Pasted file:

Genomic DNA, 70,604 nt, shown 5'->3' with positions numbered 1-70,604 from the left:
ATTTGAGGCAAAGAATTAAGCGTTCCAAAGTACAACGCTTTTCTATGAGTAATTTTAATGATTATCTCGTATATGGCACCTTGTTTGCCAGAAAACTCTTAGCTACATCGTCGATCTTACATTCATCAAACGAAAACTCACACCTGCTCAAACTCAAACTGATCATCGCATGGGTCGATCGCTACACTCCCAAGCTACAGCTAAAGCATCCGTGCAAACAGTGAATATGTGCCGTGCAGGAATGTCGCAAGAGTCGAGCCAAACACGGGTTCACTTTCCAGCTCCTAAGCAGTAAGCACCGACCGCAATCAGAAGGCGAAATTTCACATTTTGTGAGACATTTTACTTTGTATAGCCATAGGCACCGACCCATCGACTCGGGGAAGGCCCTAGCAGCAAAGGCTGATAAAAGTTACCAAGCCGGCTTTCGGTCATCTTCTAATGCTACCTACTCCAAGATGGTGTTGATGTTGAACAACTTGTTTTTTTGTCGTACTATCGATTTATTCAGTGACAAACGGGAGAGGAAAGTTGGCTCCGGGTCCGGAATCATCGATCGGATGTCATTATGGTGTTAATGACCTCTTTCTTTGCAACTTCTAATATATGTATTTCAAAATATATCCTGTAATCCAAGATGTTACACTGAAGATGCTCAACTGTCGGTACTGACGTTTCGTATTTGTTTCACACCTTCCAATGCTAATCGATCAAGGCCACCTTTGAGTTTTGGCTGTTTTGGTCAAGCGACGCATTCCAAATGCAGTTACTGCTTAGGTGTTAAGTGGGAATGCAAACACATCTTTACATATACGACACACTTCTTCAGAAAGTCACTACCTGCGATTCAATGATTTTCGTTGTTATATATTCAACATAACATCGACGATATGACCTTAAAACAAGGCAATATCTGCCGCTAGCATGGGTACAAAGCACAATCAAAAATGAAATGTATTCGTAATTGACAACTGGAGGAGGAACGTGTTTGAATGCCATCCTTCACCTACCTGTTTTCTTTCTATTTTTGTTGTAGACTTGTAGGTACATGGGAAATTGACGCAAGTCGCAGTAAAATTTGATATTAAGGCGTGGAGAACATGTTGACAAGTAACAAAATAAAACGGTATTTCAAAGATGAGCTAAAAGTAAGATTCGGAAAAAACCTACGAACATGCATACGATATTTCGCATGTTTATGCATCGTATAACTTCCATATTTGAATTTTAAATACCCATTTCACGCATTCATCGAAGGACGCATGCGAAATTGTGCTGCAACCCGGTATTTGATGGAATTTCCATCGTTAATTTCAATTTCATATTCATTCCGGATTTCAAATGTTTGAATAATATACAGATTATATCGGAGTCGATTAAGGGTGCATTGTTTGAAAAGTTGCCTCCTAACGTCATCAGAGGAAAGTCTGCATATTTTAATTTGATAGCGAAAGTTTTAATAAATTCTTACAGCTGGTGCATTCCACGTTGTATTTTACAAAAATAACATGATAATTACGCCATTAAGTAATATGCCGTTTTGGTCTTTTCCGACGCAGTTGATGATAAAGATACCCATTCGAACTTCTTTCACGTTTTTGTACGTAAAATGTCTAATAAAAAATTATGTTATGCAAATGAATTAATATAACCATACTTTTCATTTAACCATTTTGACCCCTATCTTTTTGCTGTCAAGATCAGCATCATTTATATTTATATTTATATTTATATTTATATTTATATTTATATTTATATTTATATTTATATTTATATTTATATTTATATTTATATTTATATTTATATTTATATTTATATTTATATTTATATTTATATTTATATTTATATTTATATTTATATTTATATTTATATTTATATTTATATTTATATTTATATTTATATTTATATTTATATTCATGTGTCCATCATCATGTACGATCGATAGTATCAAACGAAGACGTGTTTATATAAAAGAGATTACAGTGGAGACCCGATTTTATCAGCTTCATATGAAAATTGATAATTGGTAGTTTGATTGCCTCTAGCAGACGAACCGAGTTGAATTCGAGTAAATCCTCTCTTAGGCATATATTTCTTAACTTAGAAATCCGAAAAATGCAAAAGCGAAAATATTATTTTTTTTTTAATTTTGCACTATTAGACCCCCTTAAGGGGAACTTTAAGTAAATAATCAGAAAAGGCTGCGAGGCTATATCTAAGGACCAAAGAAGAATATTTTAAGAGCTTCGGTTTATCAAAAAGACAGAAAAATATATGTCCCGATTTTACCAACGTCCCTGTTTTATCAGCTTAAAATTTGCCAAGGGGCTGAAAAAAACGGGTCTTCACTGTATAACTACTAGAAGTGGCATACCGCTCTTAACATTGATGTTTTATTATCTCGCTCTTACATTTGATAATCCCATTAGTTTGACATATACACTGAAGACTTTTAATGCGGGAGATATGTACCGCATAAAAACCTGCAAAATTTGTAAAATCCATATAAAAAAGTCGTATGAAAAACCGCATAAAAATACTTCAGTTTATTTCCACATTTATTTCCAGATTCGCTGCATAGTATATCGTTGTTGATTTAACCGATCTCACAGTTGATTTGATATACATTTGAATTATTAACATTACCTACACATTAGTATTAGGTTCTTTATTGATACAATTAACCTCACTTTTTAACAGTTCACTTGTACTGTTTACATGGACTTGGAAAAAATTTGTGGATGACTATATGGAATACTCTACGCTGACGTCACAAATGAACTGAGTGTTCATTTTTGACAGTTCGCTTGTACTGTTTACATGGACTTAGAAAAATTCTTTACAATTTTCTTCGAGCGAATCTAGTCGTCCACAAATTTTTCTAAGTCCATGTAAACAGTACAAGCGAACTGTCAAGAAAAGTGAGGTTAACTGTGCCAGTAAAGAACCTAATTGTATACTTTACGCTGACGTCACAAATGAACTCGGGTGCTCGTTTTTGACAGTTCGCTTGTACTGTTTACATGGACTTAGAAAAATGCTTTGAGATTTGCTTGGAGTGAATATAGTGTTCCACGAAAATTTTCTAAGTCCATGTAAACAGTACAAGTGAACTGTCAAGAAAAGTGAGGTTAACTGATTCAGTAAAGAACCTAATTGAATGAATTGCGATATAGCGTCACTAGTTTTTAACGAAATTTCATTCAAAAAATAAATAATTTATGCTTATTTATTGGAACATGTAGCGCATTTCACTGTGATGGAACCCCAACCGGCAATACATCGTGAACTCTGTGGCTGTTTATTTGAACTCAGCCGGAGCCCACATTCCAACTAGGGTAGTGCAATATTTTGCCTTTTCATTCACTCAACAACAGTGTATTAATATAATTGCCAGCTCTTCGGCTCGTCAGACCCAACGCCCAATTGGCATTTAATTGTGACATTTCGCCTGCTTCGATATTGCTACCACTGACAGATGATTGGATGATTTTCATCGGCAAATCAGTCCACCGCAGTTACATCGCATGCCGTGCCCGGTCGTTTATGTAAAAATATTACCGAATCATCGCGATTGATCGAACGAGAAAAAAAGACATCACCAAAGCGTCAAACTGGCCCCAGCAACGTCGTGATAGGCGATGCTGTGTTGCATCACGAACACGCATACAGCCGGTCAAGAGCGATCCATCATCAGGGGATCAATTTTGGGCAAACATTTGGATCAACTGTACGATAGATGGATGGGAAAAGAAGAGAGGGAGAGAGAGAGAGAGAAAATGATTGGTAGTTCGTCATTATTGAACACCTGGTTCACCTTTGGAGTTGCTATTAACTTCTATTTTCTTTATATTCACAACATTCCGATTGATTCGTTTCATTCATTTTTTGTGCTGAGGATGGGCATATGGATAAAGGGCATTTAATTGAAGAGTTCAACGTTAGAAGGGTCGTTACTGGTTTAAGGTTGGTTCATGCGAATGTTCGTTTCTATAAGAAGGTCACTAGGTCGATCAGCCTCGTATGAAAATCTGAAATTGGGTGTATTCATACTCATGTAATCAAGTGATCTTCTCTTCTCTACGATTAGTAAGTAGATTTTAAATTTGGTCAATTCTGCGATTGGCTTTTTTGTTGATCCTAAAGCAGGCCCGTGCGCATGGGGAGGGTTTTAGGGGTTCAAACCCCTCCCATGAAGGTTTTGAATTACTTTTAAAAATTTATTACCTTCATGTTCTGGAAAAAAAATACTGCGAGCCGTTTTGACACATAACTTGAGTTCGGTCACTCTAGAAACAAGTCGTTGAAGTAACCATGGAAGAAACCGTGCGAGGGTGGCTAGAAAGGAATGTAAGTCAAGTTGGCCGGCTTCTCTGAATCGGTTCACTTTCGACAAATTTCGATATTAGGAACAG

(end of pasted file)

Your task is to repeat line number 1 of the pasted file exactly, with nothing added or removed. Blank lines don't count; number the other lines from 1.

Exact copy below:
Genomic DNA, 70,604 nt, shown 5'->3' with positions numbered 1-70,604 from the left: